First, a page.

Los Angeles Central Library is incredibly beautiful

This has nothing to do with data, but if you ever get a chance to check out the LA Public Library at 630 West 5th Street, it is an incredibly beautiful public library space. If you’re just visiting the city, it’s worth a special trip to see, and if you live in LA –  consider yourself lucky! In addition, the LA Law Library, just up the street, has a really robust partnership with the legal services community, and was one of the featured programs in the Libraries and Access to Justice webinar series.

 All in all, a really amazing conference in a beautiful city- can’t wait for next year in Arlington Virginia, to see where the data-driven discussion goes next!

Peter Markowitz, Judge Robert Katzmann, and Angela Fernandez

On November 20th, Talking Transition hosted “Accessing Justice for New York Immigrants,” a panel discussion on assisting immigrants facing deportation. Robert A. Katzmann, Chief Judge of the Second Circuit Court of Appeals, and Angela Fernandez, Executive Director of the Northern Manhattan Coalition for Immigrant Rights, spoke about two new initiatives developed in response to the findings of Katzmann’s Study Group on Immigration Representation. Before turning to the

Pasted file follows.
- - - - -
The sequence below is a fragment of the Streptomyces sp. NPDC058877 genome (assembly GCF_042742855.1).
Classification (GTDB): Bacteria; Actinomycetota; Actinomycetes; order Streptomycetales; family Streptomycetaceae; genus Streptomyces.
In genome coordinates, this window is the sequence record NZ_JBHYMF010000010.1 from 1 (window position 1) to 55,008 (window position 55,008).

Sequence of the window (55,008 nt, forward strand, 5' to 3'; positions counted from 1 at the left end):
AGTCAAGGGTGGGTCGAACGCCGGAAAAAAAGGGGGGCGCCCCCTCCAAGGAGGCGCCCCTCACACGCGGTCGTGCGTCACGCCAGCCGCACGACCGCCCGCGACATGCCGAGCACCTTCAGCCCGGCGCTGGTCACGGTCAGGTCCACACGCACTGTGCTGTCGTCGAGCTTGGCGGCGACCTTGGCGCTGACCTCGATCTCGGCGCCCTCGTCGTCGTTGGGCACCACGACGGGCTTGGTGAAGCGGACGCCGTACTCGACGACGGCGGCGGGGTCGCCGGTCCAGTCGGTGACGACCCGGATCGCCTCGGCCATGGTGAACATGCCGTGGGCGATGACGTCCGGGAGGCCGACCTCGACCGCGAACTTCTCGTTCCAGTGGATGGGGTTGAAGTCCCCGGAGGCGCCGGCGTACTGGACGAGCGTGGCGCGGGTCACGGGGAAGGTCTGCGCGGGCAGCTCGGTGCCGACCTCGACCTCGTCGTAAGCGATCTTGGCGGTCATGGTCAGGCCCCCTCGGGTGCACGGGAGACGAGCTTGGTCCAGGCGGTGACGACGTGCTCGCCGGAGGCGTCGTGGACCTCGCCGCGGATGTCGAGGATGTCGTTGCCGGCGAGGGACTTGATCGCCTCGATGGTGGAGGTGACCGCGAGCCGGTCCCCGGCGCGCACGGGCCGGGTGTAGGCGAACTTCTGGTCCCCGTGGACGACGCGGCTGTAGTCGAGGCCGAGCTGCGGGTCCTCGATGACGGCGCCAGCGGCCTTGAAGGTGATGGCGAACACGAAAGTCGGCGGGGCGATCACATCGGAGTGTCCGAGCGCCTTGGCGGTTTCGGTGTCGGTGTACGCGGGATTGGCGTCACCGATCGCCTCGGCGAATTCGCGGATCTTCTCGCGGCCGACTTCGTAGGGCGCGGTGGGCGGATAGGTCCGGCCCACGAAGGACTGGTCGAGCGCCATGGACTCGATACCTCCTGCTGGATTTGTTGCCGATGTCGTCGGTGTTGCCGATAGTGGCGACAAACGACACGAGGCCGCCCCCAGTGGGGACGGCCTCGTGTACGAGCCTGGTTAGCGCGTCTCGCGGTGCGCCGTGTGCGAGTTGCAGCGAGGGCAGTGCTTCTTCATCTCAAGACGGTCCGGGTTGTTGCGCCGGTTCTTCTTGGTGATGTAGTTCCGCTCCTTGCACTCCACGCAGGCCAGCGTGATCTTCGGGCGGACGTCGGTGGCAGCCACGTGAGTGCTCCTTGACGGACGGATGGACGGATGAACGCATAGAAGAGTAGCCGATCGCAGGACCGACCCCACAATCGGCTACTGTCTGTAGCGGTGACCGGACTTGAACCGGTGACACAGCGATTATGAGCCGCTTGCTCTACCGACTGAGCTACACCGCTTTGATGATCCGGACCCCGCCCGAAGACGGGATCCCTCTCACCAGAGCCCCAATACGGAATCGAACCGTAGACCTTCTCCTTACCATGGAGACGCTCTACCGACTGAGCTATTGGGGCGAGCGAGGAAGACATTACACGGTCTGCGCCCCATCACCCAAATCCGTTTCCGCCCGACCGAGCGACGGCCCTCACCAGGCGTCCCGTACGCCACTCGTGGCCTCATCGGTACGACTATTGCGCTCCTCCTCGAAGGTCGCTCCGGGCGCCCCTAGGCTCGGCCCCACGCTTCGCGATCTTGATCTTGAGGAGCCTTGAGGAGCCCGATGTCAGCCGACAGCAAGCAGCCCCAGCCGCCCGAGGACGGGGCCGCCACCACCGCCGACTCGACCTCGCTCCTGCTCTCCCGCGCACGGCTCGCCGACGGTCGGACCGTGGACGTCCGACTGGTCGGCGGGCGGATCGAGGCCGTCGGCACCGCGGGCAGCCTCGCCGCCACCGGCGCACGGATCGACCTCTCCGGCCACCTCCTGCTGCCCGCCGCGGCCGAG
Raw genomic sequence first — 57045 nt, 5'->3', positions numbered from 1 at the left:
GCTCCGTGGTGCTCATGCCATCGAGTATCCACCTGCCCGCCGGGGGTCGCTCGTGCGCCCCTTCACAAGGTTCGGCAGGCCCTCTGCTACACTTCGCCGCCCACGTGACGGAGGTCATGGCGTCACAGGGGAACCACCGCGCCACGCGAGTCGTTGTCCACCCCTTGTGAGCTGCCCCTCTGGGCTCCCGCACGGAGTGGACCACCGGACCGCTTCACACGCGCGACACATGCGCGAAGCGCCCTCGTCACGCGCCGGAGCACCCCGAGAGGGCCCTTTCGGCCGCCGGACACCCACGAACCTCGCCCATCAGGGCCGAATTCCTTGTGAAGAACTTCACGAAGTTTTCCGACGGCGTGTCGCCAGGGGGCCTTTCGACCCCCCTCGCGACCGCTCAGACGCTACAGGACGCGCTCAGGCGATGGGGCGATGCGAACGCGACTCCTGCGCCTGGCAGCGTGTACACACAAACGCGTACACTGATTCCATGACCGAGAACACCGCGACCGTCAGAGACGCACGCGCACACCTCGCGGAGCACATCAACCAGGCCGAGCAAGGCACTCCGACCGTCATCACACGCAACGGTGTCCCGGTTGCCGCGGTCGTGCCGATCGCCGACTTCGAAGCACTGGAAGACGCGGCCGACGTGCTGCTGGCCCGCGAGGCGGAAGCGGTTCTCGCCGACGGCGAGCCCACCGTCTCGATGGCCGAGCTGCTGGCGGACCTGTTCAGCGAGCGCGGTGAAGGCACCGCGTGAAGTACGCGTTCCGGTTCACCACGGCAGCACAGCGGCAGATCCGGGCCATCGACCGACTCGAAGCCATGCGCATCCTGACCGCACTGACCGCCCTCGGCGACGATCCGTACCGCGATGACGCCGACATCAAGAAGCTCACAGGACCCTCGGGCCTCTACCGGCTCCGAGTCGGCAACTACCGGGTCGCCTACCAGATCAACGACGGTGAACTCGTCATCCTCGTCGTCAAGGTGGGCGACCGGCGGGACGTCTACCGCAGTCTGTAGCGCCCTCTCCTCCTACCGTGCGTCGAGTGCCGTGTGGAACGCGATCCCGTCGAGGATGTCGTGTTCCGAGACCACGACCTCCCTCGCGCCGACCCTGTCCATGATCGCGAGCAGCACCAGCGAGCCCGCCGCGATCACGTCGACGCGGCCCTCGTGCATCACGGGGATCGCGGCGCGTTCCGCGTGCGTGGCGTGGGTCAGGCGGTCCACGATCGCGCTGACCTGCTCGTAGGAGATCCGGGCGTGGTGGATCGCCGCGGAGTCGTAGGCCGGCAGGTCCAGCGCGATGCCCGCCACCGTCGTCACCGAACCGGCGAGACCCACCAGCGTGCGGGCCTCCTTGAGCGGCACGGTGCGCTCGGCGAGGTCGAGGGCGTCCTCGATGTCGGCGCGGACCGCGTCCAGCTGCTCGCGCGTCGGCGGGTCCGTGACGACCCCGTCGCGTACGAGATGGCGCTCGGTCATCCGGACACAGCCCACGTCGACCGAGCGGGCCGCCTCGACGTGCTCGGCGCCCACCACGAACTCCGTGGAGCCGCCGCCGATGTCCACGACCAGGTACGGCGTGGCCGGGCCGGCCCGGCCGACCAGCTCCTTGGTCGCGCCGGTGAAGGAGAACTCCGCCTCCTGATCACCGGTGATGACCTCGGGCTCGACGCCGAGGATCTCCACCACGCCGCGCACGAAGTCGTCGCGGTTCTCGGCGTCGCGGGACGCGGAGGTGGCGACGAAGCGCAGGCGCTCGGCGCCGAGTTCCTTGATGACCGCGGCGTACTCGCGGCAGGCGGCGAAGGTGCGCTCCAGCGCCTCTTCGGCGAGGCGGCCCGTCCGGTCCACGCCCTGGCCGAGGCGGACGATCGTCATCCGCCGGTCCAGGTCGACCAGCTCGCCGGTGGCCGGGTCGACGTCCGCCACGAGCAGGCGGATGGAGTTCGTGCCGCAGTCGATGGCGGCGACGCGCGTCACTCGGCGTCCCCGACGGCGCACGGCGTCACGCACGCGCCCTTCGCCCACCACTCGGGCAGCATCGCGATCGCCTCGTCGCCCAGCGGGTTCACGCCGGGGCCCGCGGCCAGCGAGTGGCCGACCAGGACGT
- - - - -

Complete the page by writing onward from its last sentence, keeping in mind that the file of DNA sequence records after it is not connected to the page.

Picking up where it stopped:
individual programs, the panel’s moderator, Professor Peter L. Markowitz, of the Immigration Justice Clinic at Cardozo School of Law, opened the discussion with a few striking figures:

  • 1.4 million immigrants live in New York City, representing 20% of the City’s population
  • Over 500,000 NYC non-citizens and their children live in poverty
  • 3,500 people annually face deportation without counsel and 50% of lawyers in NYC Immigration Courts have been found to be inadequate
  • A detained immigrant with legal representation is 11 times more likely to win his or her case

Immigrant Justice Corps